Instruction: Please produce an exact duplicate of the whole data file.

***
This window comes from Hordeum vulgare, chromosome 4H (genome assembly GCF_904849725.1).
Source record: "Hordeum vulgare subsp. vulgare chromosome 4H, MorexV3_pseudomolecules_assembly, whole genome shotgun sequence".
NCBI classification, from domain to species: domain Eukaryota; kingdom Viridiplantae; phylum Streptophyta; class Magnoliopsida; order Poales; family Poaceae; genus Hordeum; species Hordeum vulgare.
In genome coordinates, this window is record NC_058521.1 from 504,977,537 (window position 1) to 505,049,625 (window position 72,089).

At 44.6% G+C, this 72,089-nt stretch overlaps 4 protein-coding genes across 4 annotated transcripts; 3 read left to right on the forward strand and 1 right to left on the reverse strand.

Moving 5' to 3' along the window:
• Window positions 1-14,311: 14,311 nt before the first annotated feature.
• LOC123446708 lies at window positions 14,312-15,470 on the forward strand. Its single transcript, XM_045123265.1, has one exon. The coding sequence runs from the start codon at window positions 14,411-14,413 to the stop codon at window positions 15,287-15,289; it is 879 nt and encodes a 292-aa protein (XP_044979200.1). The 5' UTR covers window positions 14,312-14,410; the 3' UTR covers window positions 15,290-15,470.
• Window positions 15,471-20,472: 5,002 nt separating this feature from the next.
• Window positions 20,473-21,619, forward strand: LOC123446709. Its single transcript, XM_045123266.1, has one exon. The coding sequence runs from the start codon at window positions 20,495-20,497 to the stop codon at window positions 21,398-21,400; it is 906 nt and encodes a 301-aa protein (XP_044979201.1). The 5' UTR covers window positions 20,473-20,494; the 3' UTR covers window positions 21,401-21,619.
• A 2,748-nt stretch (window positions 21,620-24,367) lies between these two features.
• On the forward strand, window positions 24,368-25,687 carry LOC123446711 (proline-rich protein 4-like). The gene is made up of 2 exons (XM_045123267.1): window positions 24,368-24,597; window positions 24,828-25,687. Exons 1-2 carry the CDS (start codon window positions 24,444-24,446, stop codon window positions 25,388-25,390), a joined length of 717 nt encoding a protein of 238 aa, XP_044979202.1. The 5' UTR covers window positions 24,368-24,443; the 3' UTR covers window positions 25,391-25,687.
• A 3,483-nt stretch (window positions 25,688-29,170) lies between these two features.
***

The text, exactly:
This window comes from Hordeum vulgare, chromosome 4H (genome assembly GCF_904849725.1).
Source record: "Hordeum vulgare subsp. vulgare chromosome 4H, MorexV3_pseudomolecules_assembly, whole genome shotgun sequence".
NCBI classification, from domain to species: domain Eukaryota; kingdom Viridiplantae; phylum Streptophyta; class Magnoliopsida; order Poales; family Poaceae; genus Hordeum; species Hordeum vulgare.
In genome coordinates, this window is record NC_058521.1 from 504,977,537 (window position 1) to 505,049,625 (window position 72,089).

At 44.6% G+C, this 72,089-nt stretch overlaps 4 protein-coding genes across 4 annotated transcripts; 3 read left to right on the forward strand and 1 right to left on the reverse strand.

Moving 5' to 3' along the window:
• Window positions 1-14,311: 14,311 nt before the first annotated feature.
• LOC123446708 lies at window positions 14,312-15,470 on the forward strand. Its single transcript, XM_045123265.1, has one exon. The coding sequence runs from the start codon at window positions 14,411-14,413 to the stop codon at window positions 15,287-15,289; it is 879 nt and encodes a 292-aa protein (XP_044979200.1). The 5' UTR covers window positions 14,312-14,410; the 3' UTR covers window positions 15,290-15,470.
• Window positions 15,471-20,472: 5,002 nt separating this feature from the next.
• Window positions 20,473-21,619, forward strand: LOC123446709. Its single transcript, XM_045123266.1, has one exon. The coding sequence runs from the start codon at window positions 20,495-20,497 to the stop codon at window positions 21,398-21,400; it is 906 nt and encodes a 301-aa protein (XP_044979201.1). The 5' UTR covers window positions 20,473-20,494; the 3' UTR covers window positions 21,401-21,619.
• A 2,748-nt stretch (window positions 21,620-24,367) lies between these two features.
• On the forward strand, window positions 24,368-25,687 carry LOC123446711 (proline-rich protein 4-like). The gene is made up of 2 exons (XM_045123267.1): window positions 24,368-24,597; window positions 24,828-25,687. Exons 1-2 carry the CDS (start codon window positions 24,444-24,446, stop codon window positions 25,388-25,390), a joined length of 717 nt encoding a protein of 238 aa, XP_044979202.1. The 5' UTR covers window positions 24,368-24,443; the 3' UTR covers window positions 25,391-25,687.
• A 3,483-nt stretch (window positions 25,688-29,170) lies between these two features.